• Getting Serious About MRSA Assessment
    If you haven’t already, I encourage you to read the study published in the Oct. 17 edition of the Journal of American Medical Association (JAMA) which establishes the first national baseline by which future trends in MRSA infections can be assessed and studied. For more ...More
    October 22, 2007 Posted in Blogs
  • XDR TB in South Africa Traced to Lack of Drug Susceptibility Testing
    In South Africa, the 2001 implementation of the World Health Organization's anti-tuberculosis program may have inadvertently helped to create a new strain of extensively drug-resistant tuberculosis (XDR TB). In a new study published in the December 1 issue of Clinical ...More
    October 22, 2007 Posted in News
  • Nationwide Survey Findings Underscore Challenges, Identify Actions in Addressing HAIs
    CHARLOTTE, N.C. -- Hospital professionals identified tracking infections across the entire hospital, and the control of resistant organisms, as their top challenges related to managing healthcare-associated infections (HAIs), according to a survey of more than 800 hospital ...More
    October 22, 2007 Posted in News
  • Blood Donations in U.S. Testing Positive for Chagas' Disease
    ANAHEIM, Calif. -- In the 10 months since the Food and Drug Administration (FDA) licensed the first blood-screening test for Chagas' disease, some 241 blood donations in the United States have tested positive, indicating donor exposure to the parasite known to cause this ...More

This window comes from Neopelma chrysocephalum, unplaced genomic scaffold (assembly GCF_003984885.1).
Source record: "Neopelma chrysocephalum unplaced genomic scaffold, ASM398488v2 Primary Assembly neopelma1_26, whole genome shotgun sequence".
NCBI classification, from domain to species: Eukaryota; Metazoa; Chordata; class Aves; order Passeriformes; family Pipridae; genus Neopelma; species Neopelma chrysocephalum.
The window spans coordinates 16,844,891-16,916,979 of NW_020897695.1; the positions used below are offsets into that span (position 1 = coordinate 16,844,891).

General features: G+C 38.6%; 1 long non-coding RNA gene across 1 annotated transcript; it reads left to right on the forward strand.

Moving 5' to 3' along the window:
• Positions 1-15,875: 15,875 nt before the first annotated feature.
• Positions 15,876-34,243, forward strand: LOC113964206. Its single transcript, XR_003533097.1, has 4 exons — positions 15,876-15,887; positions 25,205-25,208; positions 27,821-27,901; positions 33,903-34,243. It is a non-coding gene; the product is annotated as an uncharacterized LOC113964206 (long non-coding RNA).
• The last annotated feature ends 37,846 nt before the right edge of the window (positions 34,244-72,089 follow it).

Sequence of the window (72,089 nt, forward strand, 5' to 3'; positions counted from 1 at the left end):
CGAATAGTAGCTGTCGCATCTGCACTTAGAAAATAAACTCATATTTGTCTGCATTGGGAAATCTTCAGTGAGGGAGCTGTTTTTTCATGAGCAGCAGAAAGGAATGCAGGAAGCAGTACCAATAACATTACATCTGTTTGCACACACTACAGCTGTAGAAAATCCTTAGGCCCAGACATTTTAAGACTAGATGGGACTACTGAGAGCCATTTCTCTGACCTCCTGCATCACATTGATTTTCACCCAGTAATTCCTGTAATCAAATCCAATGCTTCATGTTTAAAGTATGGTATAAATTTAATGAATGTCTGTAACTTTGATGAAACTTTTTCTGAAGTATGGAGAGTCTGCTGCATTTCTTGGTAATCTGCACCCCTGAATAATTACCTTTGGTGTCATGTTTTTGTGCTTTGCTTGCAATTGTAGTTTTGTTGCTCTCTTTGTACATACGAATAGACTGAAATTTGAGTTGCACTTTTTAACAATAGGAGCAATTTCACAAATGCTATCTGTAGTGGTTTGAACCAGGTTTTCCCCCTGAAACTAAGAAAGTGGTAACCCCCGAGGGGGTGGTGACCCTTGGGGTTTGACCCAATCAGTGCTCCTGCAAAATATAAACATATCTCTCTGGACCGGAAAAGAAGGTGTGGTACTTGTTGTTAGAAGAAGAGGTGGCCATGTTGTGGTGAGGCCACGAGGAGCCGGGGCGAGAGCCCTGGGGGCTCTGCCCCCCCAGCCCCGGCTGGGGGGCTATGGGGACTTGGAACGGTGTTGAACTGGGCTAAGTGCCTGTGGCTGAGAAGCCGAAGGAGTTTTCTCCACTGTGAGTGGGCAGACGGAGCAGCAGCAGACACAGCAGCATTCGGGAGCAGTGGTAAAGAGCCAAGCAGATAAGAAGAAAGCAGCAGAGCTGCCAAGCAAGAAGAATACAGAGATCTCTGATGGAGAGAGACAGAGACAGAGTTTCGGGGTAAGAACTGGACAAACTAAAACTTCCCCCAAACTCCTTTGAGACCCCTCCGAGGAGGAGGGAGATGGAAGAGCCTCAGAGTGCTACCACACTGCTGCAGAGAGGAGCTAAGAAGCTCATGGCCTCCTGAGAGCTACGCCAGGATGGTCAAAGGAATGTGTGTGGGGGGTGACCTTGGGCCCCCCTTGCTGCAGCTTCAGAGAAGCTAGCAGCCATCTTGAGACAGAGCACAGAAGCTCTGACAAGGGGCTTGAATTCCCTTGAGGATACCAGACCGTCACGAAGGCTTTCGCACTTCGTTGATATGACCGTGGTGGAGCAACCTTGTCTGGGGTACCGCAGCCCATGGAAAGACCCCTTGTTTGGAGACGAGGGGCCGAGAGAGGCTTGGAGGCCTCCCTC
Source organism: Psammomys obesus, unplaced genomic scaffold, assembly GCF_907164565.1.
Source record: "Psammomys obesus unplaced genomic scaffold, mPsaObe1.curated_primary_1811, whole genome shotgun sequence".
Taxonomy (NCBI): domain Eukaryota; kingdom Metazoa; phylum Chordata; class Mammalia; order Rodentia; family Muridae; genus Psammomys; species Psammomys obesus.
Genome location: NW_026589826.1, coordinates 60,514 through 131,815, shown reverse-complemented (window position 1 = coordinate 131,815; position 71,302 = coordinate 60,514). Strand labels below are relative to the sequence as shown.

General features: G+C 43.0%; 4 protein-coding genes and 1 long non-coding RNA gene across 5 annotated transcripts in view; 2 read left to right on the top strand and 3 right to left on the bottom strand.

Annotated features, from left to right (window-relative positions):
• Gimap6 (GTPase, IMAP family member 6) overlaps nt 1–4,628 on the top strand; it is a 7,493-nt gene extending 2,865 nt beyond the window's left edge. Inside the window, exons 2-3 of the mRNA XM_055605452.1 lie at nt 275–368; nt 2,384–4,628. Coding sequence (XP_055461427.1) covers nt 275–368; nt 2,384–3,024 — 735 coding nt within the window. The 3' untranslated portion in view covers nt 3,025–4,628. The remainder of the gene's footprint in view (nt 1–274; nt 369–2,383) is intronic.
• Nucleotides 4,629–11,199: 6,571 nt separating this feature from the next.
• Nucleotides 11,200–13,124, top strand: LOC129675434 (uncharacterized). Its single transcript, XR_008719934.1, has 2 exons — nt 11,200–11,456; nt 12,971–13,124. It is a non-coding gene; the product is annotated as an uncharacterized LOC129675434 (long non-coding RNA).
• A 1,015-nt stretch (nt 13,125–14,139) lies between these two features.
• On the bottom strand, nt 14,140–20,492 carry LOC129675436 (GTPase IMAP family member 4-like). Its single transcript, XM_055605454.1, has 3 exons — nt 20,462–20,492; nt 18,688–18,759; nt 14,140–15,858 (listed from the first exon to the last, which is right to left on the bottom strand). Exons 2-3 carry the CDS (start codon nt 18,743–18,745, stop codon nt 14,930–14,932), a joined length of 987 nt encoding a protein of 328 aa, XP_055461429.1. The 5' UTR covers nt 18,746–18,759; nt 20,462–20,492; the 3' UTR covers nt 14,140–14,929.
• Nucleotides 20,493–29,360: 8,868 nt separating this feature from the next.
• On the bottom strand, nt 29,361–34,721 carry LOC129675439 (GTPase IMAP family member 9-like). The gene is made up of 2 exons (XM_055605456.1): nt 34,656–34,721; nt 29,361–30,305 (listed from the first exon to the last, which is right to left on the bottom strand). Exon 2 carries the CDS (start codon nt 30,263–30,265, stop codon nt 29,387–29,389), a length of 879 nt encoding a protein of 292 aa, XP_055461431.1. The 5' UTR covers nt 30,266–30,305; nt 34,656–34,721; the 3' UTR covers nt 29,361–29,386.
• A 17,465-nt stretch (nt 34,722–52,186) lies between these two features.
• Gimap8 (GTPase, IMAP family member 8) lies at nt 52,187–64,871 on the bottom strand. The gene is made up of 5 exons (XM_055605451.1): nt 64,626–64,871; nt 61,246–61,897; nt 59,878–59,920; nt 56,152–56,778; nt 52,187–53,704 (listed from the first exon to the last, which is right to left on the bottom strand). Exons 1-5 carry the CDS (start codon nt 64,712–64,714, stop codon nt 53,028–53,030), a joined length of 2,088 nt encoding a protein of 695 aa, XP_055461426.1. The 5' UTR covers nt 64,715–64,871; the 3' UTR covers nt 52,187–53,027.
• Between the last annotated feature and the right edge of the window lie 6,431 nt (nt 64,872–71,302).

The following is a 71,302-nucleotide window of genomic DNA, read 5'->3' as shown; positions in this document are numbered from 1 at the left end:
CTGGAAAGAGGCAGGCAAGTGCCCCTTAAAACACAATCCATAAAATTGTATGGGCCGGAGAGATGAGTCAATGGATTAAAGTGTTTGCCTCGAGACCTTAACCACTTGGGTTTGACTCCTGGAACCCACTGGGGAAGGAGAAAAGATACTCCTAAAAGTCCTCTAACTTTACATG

October 22, 2007 Posted in News
  • Drive-Through Flu Shots
    Can a hospital administer 1,000 flu shots in just three hours? Chandler Regional Medical Center in Chandler, Ariz. will find out on Oct. 27 when it asks residents to “roll down their car windows and roll up their sleeves for an emergency terrorism drill that will test the ...More
    October 22, 2007 Posted in Blogs
  • Immune Cells Fighting Chronic Infections Become Progressively ‘Exhausted,’ Ineffective
    A new study of immune cells battling a chronic viral infection shows that the cells, called T cells, become exhausted by the fight in specific ways, undergoing profound changes that make them progressively less effective over time. The findings also point to interventions ...More
    October 22, 2007 Posted in News
  • West Nile Virus' Spread Through Nerve Cells Linked to Serious Complication
    Scientists believe they have found an explanation for a puzzling and serious complication of West Nile virus infection. Researchers at Washington University School of Medicine in St. Louis and Utah State University showed that West Nile virus can enter a nerve cell, ...More
    October 22, 2007 Posted in News
  • Fears About Complications Shouldn't Drive Antibiotic Prescribing for Colds, Sore Throats and Ear Infections
    Antibiotics are not justified to reduce the risk of complications after upper respiratory tract infection, sore throat, or ear infection, finds a study published on bmj.com today. But they do substantially cut the risk of pneumonia after chest infection, particularly in ...More
    October 22, 2007 Posted in News
  • Zinc May Reduce Pneumonia Risk in Nursing Home Elderly
    When elderly nursing home residents contract pneumonia, it is a blow to their already fragile health. Simin Nikbin Meydani, DVM, PhD, of the Jean Mayer USDA Human Nutrition Research Center on Aging at Tufts University and colleagues report that maintaining normal serum zinc ...More
    October 22, 2007 Posted in News
  • Epstein-Barr: a Virtual Look at a Vexing Virus
    Researchers at Tufts University School of Medicine, in collaboration with the Virginia Bioinformatics Institute at Virginia Tech, have created a computer program called Pathogen Simulation (PathSim) to study the progression of Epstein-Barr virus (EBV) in humans. David ...More
    October 22, 2007 Posted in News